RBD could be a window of opportunity in DLB. Nelotanserin clinical trial is ending at the end of June 2017. Lead institution is Mayo.

28:19 Restless legs syndrome. Urge to move the legs occur primarily in the evening. Many LBD patients have this condition. Very bothersome. Often physicians don’t know how to diagnose RLS. Symptoms get worse with inactivity. Difficult to relieve leg discomfort. Driving or flying long distances – especially difficult. Effective treatments available.

29:46 One-third of patients with neurodegenerative disease are affected by insomnia, particularly middle-of-the-night insomnia. Alcohol is not a good idea for insomnia. Get out of bed; avoid staying in bed awake. Talk to your MD about potential treatments.

30:40 Conclusions
* sleep disorder increases odds of DLB by 5x over Alzheimer’s
* RBD is strongest prognosticator of dementia, including DLB

Future research into RBD will focus on:
* benefit of exercise
* role of dietary factors (dairy products, saturated and animal fat, lower use of Mediterranean diet and of non-steroid drugs)
* role of melatonin as a neuroprotective agent
* establish guideline about agents that can help prevent phenoconversion from RBD to DLB


31:48 Notes from Question-and-Answer session:

Q: RLS and diabetic neuropathy
A: Common situation. The medication gabapentin can address both problems. Talk to a PCP. RLS diagnosis must be validated.


Q: Excessive daytime sleepiness is common. How do you know if sleepiness is excessive?
A: Well-validated measures of EDS to assess what is abnormal and what is not. Epworth Sleepiness Scale (ESS) can be used. You can find the scale online. Falling asleep immediately upon watching TV at any time of day, for example, is excessive.


Q: What is the maximum number of nap-time that will not disrupt nighttime sleep?
A: If “hours,” it’s already not good. Naps should be short (15-20 minutes) and strategic (1-3pm). Sleep is not like a bank account.


Q: What treatments are there for EDS?
A: Stimulants should not be the focus. We should use good sleep to give us energy. Exception to the “avoid medications” rule is narcolepsy, which is very rare. Shift workers or patients with sleep apnea who are still fatigued could be given stimulants. But I would never give someone with EDS a stimulant because this doesn’t address the problem of poor sleep. First find out what is causing the sleep disruption. One thing that can be helpful in treating LBD sleepiness is light. Light exposure, especially early in the day, is important. We don’t have good data on wake-promoting agents in LBD.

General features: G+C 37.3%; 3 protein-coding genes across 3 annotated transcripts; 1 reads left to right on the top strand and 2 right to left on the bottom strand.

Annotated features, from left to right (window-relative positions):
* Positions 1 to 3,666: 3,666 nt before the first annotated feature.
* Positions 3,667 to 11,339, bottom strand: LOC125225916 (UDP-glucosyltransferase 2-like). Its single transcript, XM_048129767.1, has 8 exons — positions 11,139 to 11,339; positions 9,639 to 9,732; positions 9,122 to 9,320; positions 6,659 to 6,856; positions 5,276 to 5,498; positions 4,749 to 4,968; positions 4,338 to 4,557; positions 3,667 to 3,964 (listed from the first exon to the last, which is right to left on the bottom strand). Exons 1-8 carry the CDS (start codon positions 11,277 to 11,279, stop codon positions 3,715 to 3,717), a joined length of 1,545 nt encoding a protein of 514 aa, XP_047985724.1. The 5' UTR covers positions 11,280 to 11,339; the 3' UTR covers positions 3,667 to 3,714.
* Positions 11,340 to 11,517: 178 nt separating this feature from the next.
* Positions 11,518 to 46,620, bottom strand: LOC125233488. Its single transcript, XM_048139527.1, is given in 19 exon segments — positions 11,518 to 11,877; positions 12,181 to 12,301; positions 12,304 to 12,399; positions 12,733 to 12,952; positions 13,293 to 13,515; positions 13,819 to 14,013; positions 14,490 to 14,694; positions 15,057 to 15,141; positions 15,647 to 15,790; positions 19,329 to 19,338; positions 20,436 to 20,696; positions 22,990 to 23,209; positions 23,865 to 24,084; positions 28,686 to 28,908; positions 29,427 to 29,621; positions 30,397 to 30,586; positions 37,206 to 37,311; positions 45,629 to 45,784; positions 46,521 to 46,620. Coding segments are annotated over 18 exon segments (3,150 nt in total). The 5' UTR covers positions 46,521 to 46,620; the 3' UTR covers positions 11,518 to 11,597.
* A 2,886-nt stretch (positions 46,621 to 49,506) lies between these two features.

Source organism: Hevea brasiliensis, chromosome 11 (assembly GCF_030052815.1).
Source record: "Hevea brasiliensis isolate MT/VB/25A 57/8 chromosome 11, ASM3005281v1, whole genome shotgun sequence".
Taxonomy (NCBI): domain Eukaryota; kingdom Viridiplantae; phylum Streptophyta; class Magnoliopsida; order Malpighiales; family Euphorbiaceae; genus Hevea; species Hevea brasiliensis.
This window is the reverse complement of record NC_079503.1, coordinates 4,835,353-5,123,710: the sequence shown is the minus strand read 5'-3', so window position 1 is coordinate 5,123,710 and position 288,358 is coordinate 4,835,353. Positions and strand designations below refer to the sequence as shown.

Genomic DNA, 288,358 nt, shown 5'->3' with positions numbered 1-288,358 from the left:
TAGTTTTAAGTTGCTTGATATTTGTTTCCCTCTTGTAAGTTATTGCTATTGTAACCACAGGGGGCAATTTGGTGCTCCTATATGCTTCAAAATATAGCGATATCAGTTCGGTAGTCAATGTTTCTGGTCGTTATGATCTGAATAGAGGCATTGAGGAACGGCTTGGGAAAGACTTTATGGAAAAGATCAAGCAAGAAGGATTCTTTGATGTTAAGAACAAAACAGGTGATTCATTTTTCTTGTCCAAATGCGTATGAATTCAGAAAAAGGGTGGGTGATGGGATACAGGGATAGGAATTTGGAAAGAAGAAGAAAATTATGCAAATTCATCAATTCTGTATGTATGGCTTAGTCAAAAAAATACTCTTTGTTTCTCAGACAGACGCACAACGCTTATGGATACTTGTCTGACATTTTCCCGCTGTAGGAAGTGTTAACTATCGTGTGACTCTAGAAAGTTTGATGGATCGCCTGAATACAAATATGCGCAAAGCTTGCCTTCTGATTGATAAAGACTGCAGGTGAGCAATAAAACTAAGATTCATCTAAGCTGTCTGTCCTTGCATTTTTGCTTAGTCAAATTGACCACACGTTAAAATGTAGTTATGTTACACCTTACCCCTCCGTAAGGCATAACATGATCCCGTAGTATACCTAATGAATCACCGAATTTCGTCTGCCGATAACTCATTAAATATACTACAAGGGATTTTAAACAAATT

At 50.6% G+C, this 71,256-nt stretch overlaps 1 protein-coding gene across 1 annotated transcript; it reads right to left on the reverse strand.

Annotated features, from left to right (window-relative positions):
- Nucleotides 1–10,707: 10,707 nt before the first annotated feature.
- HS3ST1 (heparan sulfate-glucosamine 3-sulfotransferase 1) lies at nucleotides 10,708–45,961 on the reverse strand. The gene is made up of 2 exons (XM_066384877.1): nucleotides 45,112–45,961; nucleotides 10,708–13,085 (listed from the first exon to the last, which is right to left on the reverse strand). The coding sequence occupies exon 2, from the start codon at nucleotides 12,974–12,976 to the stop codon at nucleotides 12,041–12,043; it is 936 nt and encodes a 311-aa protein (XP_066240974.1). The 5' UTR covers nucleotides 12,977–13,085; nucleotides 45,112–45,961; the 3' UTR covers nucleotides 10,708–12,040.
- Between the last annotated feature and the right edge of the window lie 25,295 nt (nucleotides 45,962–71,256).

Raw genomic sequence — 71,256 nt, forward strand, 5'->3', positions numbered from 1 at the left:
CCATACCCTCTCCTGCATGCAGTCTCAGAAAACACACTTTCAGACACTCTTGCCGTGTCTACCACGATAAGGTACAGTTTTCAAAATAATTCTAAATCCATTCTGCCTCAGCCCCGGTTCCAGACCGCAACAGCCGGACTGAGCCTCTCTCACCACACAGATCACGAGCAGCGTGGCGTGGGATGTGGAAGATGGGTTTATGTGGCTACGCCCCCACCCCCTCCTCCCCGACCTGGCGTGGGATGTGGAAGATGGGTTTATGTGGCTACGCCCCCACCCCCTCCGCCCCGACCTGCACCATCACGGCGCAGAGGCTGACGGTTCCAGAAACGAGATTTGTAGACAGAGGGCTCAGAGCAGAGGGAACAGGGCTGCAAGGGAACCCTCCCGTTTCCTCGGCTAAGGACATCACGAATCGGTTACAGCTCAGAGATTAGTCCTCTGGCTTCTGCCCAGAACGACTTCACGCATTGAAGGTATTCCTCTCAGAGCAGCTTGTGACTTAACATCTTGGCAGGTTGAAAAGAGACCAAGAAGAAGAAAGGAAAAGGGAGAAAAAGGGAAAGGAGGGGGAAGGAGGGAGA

Q: Dosage of melatonin for LBD for sleep or RBD?
A: Melatonin for RBD – high-dose melatonin (3mg, increasing by 3mg every two weeks up to 12mg). We have good data on RBD. Could consider 5mg sustained release melatonin. This increases by 5mg every two weeks up to 15mg. If 12mg or 15mg don’t work, consider adding clonazepam. If that doesn’t work, look again into the cause of RBD. Often RBD is due to other substance patient is taking but forgot reporting initially to MD.

Low-dose melatonin (.5mg) – circadian rhythm problems. Middle-dose melatonin – insomnia.


Q: Is RLS or sleep apnea associated with neurodegenerative diseases?
A: No data whatsoever that RLS puts you at risk for neurodegenerative disease. Nor is it a prognosticator.

Untreated sleep apnea puts you at risk for accelerated neurodegeneration, if you already have a predisposition for development of Alzheimer’s.


Q: If you have RBD and receive treatment for it, can you reduce risk of neurodegenerative disease?
A: We don’t know. If you use clonazepam, you are probably not going to reduce risk of disease. We don’t know for sure about melatonin. Some believe that melatonin is neuroprotective. But patients taking melatonin don’t have slower progression towards neurodegeneration. Disease process isn’t reversed.

RBD is a great biomarker. This means that we can use it to test neuroprotective agents.


Angela Taylor, LBDA:
LBDA research page — lbda.org/participate-in-research

Enrollment for one RBD study has been extended.


Sleep issues in LBD and MSA, Thursday 6/22, webinar